General information


Subject type: Mandatory

Coordinator: Jesus Ezequiel Martínez Marín

Trimester: Second term

Credits: 4

Teaching staff: 

María De Lourdes Eguren Martí

Teaching languages


Classes will be taught mainly in Spanish.

Skills


Specific skills
  • Show knowledge and skills for the coordination of the departments of purchasing, supply, production and distribution of a product to any company, analyzing different types of techniques

  • Select and use quantitative instruments for decision making and contrasting economic hypotheses

Description


The subject "Quantitative Methods Applied to Logistics" aims to encourage and develop systemic and scientific thinking, allowing students to raise and develop models and solutions to problems of various kinds. 

More specifically, it aims to provide students with a series of tools and methods that allow them to solve problems in real life, and in the field of logistics in particular.

 

This subject has methodological and digital resources to make possible its continuity in non-contact mode in the case of being necessary for reasons related to the Covid-19. In this way, the achievement of the same knowledge and skills that are specified in this teaching plan will be ensured.

The TecnoCampus will make available to teachers and students the digital tools needed to carry out the course, as well as guides and recommendations that facilitate adaptation to the non-contact mode.

Learning outcomes


  •  Learn to use quantitative tools to model real logistical problems, applicable to the academic and professional field.
  • Learn to optimize these problems by means of exact and heuristic tools, considering the efficiency of the selected method according to the nature of the problem posed.
    • Learn to use a systemic approach to pose and solve problems, identifying key elements, available information, scope and ultimate goal

Working methodology


The teaching methodology of the subject is divided into two parts: face-to-face / online sessions, and independent work.

In the face-to-face sessions the teachers will teach the theory, interspersing practical examples that will facilitate the learning of the knowledge explained and will help the student in the resolution of exercises and practical activities.

In addition, the student will have to work autonomously both to delve into the theoretical and practical concepts seen in class and to do group work.

Contents


  1. Introduction
    1. Models: Concepts and typologies
    2. Systems: Concept, principles, and applications
    3. Methods: Concept, importance and utility.
    4. Algorithm: Concept, typology and use.
  2. Graph theory
    1. Introduction to graphs
      1. Definition, representation and topology
      2. Application examples
      3. Pseudocode: basic concepts, conditional operators and structure.
    2. Road problems
      1. Minimum partial tree
        1. Prim algorithm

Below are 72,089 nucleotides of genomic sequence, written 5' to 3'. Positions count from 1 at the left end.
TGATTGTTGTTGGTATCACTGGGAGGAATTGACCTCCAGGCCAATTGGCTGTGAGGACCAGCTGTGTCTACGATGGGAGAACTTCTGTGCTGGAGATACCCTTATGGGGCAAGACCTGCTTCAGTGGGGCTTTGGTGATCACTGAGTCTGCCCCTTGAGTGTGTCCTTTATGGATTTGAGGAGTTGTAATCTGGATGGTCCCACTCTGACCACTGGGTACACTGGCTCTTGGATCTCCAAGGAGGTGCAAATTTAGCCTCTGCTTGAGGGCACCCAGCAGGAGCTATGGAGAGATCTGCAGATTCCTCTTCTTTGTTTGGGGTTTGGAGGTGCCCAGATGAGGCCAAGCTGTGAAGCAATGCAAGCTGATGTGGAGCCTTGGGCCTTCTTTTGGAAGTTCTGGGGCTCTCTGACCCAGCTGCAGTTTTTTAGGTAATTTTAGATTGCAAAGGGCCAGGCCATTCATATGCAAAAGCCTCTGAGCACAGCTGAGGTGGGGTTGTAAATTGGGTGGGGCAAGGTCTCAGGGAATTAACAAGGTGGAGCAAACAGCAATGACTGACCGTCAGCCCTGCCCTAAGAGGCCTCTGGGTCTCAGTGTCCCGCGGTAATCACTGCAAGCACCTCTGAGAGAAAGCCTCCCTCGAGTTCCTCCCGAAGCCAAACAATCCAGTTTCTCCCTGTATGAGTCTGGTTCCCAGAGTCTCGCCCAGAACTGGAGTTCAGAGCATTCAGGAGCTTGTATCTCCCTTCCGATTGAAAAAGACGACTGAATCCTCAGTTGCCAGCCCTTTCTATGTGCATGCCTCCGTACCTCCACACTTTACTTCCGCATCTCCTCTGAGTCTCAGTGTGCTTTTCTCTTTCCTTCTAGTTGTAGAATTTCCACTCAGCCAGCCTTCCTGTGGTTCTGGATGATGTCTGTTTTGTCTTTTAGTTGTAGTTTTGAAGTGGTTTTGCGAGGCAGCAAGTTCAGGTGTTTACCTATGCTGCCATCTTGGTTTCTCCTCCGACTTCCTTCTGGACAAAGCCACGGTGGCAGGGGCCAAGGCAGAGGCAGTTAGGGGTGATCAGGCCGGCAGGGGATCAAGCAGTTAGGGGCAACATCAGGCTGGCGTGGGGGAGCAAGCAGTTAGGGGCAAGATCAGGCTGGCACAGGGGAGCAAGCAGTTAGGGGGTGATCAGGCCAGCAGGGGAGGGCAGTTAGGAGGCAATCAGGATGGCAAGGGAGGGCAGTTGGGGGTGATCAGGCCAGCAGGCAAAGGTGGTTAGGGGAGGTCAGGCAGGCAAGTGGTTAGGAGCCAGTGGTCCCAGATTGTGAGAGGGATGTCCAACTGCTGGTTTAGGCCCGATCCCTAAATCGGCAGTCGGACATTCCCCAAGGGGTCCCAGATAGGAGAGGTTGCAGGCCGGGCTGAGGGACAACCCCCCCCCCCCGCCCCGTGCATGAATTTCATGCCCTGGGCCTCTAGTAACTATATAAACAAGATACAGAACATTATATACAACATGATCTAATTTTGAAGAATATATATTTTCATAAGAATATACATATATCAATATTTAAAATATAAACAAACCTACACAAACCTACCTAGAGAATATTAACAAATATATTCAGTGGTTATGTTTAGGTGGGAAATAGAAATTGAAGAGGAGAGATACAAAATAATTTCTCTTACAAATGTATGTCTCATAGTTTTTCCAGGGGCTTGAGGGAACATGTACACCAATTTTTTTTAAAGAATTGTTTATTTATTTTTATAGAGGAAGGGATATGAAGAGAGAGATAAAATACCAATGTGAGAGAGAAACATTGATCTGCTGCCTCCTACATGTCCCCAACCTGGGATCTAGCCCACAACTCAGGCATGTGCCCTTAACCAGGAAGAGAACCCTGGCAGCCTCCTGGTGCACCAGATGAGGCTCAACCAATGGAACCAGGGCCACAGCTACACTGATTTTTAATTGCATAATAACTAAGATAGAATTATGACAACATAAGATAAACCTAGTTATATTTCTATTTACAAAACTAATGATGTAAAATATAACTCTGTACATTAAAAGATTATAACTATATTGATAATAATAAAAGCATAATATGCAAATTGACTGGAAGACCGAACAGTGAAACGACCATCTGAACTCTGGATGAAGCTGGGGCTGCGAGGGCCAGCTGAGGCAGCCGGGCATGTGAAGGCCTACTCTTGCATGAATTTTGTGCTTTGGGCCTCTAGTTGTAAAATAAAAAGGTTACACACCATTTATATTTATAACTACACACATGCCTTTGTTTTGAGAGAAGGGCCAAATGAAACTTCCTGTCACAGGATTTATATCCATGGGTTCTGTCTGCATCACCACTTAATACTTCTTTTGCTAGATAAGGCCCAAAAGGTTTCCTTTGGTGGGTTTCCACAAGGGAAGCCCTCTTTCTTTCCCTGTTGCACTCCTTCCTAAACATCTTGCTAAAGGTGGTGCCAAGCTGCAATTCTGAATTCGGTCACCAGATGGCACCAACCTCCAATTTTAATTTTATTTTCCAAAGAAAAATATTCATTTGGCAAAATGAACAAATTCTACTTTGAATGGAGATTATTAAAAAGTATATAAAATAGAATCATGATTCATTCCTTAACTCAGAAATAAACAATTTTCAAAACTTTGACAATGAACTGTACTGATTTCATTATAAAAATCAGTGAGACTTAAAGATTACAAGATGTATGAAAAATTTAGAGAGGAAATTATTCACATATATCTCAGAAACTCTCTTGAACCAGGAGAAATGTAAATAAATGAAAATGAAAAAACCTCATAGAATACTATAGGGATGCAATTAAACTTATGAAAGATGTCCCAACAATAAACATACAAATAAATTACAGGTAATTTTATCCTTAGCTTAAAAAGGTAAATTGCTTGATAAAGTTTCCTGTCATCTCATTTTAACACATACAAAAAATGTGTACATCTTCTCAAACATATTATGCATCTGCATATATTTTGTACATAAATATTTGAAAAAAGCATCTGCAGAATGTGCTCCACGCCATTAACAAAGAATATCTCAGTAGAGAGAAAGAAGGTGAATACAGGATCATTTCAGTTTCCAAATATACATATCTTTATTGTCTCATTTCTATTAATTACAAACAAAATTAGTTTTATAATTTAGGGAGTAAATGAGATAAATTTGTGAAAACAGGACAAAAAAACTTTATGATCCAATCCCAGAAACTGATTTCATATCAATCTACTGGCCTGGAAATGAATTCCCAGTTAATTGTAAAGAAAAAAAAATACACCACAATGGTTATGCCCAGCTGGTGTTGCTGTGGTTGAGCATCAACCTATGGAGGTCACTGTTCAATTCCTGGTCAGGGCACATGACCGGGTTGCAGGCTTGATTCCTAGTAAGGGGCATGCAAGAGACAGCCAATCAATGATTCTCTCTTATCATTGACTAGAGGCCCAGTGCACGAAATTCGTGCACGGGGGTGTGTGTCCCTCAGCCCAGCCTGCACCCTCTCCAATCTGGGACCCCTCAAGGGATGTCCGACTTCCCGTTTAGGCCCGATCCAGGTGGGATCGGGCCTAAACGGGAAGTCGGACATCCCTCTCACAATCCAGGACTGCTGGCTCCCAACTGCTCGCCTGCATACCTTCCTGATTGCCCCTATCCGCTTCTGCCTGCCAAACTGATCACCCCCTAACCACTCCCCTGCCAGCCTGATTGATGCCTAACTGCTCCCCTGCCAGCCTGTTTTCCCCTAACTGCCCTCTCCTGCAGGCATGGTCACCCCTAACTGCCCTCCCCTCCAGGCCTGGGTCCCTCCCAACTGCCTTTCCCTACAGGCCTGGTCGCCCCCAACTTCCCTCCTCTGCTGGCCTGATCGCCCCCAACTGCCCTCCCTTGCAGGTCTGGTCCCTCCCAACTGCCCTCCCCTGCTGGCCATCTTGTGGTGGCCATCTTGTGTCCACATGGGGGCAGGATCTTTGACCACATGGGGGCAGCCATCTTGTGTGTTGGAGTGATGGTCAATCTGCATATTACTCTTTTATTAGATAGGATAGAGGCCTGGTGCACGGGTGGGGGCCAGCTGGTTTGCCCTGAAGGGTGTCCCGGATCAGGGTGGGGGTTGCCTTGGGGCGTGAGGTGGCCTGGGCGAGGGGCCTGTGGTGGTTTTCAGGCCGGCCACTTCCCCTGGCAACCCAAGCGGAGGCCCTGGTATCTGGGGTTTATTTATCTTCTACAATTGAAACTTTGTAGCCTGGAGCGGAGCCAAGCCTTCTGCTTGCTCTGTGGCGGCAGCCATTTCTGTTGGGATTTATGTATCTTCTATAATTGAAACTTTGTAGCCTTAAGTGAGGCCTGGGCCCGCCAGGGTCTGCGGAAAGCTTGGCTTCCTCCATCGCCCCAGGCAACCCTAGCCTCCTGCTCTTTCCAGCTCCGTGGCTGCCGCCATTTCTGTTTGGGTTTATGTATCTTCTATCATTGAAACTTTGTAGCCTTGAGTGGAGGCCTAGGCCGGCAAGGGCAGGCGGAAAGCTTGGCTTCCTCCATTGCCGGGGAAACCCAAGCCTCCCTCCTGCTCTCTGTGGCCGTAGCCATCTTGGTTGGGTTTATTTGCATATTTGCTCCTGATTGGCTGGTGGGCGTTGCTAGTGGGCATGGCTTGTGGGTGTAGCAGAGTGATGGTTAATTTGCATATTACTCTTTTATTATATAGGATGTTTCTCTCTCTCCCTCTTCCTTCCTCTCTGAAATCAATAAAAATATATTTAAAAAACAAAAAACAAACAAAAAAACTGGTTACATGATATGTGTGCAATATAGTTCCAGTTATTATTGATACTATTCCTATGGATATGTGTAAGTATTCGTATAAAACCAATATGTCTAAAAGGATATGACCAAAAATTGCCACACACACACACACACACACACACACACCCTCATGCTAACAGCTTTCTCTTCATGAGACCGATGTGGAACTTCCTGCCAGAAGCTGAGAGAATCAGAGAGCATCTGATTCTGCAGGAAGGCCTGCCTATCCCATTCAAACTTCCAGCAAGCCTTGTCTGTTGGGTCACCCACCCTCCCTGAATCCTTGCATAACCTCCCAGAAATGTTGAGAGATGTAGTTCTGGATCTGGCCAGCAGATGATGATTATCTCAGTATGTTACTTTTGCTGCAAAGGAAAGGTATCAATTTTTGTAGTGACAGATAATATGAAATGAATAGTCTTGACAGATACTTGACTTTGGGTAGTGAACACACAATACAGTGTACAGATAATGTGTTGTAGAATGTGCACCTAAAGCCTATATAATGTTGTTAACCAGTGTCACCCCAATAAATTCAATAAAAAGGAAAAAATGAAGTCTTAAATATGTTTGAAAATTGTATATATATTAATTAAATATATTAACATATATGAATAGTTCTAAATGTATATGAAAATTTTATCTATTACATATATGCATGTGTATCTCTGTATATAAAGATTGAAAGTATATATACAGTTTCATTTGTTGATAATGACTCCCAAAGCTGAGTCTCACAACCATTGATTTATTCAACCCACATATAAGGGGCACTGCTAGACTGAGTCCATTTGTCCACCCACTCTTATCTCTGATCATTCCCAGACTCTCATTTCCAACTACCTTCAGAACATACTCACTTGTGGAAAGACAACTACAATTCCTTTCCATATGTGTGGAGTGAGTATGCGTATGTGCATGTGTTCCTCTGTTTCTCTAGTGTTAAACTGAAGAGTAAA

2. Kruskal algorithm
    3. Shorter path
      1. Dijkstra's algorithm
    4. Flow problems
      1. Maximum total flow
      2. Ford-Fulkerson algorithm
    5. Case studies
  3. Linear programming
    1. Introduction to linear programming
      1. What is linear programming?
      2. The first mathematical model
      3. Variable transformations
      4. Transformations of the objective function
      5. Constraints transformations
    2. Graphic resolution
      1. Feasible solutions area
      2. Basic and non-basic variables
      3. Optimal solution
      4. Types of solutions
    3. Dual model and sensitivity analysis
      1. Rules of primal-dual transformation
      2. Meaning of dual variables
      3. Sensitivity analysis of cost coefficients
      4. Sensitivity analysis of independent terms
      5. Dual price utility
    4. Whole and mixed linear programming
      1. Real, integer, and binary variables
      2. Usefulness of binary variables
    5. Case studies: Application to logistics
    6. Using the Excel "Solver" tool
  4. Heuristic algorithms applied to solving logistic problems
    1. Traveling Salesman Problem (TSP)
    2. Vehicle Routing Problem (VRP)
    3. Knapsack Problem (KP)
    4. Bin Packing Problem (BPP) Graph theory

Learning activities


The activities to be carried out by the student during the course are of various natures in accordance with what is specified in the methodology described.

In this sense and with the aim of covering the proposed goals, face-to-face activities will be carried out as well as in the virtual classroom. In addition, individual and group activities will be carried out.

Evaluation system


The overall grade of the subject takes into account the following aspects:

 

  • Exercises, practices and work (Not recoverable): 20%.
  • Group work (Not recoverable): 30%.
  • Final exam: 50%

 

To pass the course it is necessary to obtain at least a 4 in the final test.

 

recovery In the event that the subject is suspended, only the final test can be recovered. To access the recovery, it is necessary to have appeared in the final test

REFERENCES


Basic

Hillier FS, Lieberman GJ. Introduction to Operations Research. Editorial McGraw-Hill (9th ed), 2010. ISBN: 0073376299.

Sallán JM, Suñé A, Fernández V, Fonollosa JB. Quantitative methods of industrial organization I. Edicions UPC (2nd ed.), 2005. ISBN: 8483017954.

Taha HA. Operations research. Editorial Pearson Education (7th ed.), 2004. ISBN: 9702604982.

Complementary

Vieites Rodíguez, Ana María et al. Graph theory. Exercises and problems solved. Editorial Paraninfo, 2014. ISBN: 9788428337076